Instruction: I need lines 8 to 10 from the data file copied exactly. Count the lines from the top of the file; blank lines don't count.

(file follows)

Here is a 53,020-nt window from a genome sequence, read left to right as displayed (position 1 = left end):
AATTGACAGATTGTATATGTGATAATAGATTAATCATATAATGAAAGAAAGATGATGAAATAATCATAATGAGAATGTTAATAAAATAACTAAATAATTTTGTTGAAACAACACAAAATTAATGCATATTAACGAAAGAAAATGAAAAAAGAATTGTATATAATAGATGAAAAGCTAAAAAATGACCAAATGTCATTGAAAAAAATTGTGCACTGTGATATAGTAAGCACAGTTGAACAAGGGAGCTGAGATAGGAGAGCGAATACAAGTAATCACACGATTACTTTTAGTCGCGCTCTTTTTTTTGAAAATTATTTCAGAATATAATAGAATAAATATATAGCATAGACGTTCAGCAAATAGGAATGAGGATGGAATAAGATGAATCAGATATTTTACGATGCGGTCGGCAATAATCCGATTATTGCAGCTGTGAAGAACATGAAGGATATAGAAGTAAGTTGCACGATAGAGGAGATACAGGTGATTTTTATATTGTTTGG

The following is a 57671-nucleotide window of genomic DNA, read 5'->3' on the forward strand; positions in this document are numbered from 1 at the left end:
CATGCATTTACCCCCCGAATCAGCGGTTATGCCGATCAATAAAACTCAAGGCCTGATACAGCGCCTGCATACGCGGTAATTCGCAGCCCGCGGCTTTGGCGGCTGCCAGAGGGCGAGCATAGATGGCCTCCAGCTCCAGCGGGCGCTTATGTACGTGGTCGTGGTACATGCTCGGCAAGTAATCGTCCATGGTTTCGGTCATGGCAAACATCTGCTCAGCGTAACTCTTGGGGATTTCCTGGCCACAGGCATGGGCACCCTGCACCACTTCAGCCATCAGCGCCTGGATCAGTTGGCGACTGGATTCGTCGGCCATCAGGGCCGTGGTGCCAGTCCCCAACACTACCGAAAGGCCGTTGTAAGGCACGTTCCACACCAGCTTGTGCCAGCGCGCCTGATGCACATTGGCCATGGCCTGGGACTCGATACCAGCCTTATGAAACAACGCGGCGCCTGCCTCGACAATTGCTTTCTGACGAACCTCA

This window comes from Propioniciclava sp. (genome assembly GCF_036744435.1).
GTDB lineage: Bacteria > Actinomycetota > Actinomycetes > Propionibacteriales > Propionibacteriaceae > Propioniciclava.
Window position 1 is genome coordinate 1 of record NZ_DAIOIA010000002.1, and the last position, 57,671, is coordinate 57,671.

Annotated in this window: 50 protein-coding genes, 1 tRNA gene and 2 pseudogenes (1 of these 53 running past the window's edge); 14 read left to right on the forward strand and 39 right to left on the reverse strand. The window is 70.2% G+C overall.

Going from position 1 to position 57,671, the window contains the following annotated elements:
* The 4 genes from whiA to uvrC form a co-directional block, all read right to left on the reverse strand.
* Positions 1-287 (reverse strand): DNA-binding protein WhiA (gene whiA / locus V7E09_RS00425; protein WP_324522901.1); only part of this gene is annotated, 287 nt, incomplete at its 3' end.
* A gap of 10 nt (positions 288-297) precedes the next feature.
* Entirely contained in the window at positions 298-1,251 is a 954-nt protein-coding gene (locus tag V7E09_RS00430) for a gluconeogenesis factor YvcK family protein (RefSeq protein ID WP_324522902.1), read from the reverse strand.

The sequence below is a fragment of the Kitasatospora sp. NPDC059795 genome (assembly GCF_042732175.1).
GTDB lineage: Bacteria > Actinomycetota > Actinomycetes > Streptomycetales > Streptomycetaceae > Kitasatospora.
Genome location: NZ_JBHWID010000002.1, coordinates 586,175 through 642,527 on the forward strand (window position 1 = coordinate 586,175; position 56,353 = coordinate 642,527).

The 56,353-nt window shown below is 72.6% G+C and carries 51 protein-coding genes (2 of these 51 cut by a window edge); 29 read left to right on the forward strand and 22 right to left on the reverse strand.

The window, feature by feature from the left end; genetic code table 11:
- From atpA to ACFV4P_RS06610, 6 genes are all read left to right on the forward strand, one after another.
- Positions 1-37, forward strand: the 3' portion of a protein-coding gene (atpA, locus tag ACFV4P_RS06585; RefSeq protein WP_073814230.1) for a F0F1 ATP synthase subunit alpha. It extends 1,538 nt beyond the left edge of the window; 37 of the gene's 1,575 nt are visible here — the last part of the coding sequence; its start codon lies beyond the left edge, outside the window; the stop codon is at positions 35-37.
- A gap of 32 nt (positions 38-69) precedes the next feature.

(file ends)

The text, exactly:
Annotated in this window: 50 protein-coding genes, 1 tRNA gene and 2 pseudogenes (1 of these 53 running past the window's edge); 14 read left to right on the forward strand and 39 right to left on the reverse strand. The window is 70.2% G+C overall.

Going from position 1 to position 57,671, the window contains the following annotated elements:
* The 4 genes from whiA to uvrC form a co-directional block, all read right to left on the reverse strand.